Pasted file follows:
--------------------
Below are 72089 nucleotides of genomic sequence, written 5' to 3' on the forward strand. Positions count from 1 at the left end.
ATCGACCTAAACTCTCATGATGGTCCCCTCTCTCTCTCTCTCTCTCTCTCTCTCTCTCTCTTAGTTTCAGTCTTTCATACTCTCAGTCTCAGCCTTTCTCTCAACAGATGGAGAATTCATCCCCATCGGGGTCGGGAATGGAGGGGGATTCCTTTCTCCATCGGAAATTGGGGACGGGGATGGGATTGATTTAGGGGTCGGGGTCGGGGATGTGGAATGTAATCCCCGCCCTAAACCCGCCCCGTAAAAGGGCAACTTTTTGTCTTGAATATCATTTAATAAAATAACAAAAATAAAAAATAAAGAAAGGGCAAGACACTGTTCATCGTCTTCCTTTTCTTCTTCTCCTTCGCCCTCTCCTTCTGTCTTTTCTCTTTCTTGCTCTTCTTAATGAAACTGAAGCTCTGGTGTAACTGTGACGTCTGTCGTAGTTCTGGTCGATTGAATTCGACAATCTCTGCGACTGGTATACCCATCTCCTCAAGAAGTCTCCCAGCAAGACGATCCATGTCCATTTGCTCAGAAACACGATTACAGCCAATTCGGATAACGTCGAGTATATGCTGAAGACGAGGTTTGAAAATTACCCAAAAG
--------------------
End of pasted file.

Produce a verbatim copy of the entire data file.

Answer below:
Below are 72089 nucleotides of genomic sequence, written 5' to 3' on the forward strand. Positions count from 1 at the left end.
ATCGACCTAAACTCTCATGATGGTCCCCTCTCTCTCTCTCTCTCTCTCTCTCTCTCTCTCTTAGTTTCAGTCTTTCATACTCTCAGTCTCAGCCTTTCTCTCAACAGATGGAGAATTCATCCCCATCGGGGTCGGGAATGGAGGGGGATTCCTTTCTCCATCGGAAATTGGGGACGGGGATGGGATTGATTTAGGGGTCGGGGTCGGGGATGTGGAATGTAATCCCCGCCCTAAACCCGCCCCGTAAAAGGGCAACTTTTTGTCTTGAATATCATTTAATAAAATAACAAAAATAAAAAATAAAGAAAGGGCAAGACACTGTTCATCGTCTTCCTTTTCTTCTTCTCCTTCGCCCTCTCCTTCTGTCTTTTCTCTTTCTTGCTCTTCTTAATGAAACTGAAGCTCTGGTGTAACTGTGACGTCTGTCGTAGTTCTGGTCGATTGAATTCGACAATCTCTGCGACTGGTATACCCATCTCCTCAAGAAGTCTCCCAGCAAGACGATCCATGTCCATTTGCTCAGAAACACGATTACAGCCAATTCGGATAACGTCGAGTATATGCTGAAGACGAGGTTTGAAAATTACCCAAAAG